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View Full Version : How accurate are manufacture suggestions for enclosure design??



VWBobby
11-08-2013, 08:01 PM
I have been plugging a lot of numbers into WinISD, the RE L-Port box calc and a few other free box programs.
I keep getting sizes that are a little larger than the manufacture recommended "optimum" enclosures... Both ported and sealed.

I have ran into this problem with 3 - 5 different models and types of subs. Dayton, Phoenix Gold, Massive, etc.

Specifically, I am trying to design a box for my new Massive Audio Hippo 122. I was thinking a 29 - 32hz tune would be good for a '65 VW Bus.

It calls for 2.59 CF ported @ 36hz. That seems like a pretty high tune...?? I would like it closer to 31 or 32hz, no?
Sealed is 1.58 @ F3 of 68hz! What gives?

A little help would be much appreciated.

Thank you!
-Bobby

VWBobby
11-09-2013, 03:17 PM
75 views and no response. Nobody likes to help anymore?

vibe
11-09-2013, 03:21 PM
wish i could help you man i dont know much about this. im going through box issues myself. maybe since there will be 2 replys tho the people that do konw will have that brought to there attention and u can get the imput u need. sorry mate

garychoffmann
11-09-2013, 03:23 PM
Really depends on the manufacturer. Most rec'd boxes are more for a generic listening audience. The boxes are a trade off between size/all listening styles/broad frequency response. Not necessarily a flat response. Manufacturers do spend some time modeling the subs and give you a box that plays good enough in generic listening conditions.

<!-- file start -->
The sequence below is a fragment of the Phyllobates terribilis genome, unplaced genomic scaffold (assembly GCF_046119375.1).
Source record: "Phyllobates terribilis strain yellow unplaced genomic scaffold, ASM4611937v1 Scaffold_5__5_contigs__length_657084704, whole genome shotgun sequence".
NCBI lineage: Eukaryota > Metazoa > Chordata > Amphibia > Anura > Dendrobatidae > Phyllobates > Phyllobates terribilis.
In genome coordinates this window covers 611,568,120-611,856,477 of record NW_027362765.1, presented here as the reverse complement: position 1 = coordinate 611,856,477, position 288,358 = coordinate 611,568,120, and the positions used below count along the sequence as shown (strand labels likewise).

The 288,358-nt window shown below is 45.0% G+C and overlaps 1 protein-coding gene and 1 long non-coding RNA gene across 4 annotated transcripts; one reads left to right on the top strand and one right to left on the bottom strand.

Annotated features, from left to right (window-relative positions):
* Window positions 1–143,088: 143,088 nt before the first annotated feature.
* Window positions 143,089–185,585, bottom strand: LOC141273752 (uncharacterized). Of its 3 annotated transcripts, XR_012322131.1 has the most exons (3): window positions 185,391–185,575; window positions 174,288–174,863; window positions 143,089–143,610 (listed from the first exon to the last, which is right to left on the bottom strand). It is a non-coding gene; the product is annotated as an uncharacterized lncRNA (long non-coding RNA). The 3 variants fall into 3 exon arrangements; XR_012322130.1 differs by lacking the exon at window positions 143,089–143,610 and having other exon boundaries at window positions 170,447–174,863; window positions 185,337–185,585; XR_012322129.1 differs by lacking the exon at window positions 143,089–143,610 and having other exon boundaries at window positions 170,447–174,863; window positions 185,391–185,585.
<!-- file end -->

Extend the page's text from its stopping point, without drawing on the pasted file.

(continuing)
VWBobby
11-09-2013, 03:26 PM
It's ok. I appreciate your reply and honesty!

Maybe this will help?

Vehicle : 1965 VW Bus (van)
Location in the vehicle: Rear seat base
Space available (Length x Width x Height): 28 x 18 x 18 inches
Subwoofer make and model: Massive Audio Hippo 122
Subwoofer Size: 12
Number of Subwoofers: 1
Type of Port (Kerfed, Slot, Aero, etc.): Prefer slot or aero port.
What type of music do you like?: Metal, Dubstep, Rap, Bass
Is your goal SPL or Everyday Music?: Everyday with ability to comp....
Tuning Freq (Hz): prefer 28 - 32hz, but manufacture suggests 36hz?
Volume : Around 2 - 3CF net
Questions: Suggested tuning, suggested box design (sealed, ported, or 4th order)?

Powering it with 1500 WRMS...

Thanks again :)

audio_phill
11-09-2013, 03:28 PM
plug their tsp's into WinIsd. Most companies today give boxes that would be loud and minimal bandwidth vs clear and wide bandwidth, but given the current craze is spl that fits the demographic fine.

WinISD (though not capable of plotting le effects on the curve unless you use Pro Alpha version, is only to be used as a quick reference) is a useful tool in spotting less than ideal recommendations in box volumes.

Pretty simple program to use, and its free to download or is available on their site to use without downloading. Use it enough and play around with the parameters and its easy to figure out the affects of the box with changes in Qts.

garychoffmann
11-09-2013, 03:35 PM
Personally, as I do with almost every set up I build, start with largest aesthetically pleasing box. Add an adjustable aero port and start playing with it till it suits your needs and vehicle acoustics. I would start with 3 cubic feet and a 4 inch pvc pipe. Start your tuning around 28hz and see how you like it. If its muddy and uncontrolled add mass to the box (blocks of wood pr Styrofoam blocks. Cut pipe till you get the response your looking for. If you had to add mass cut braces to take up that much space. Swap out the pvc for your aero and you have a box built and tuned in your car. Can't get a lot better than that. Lots of extra work but worth the extra few hours of effort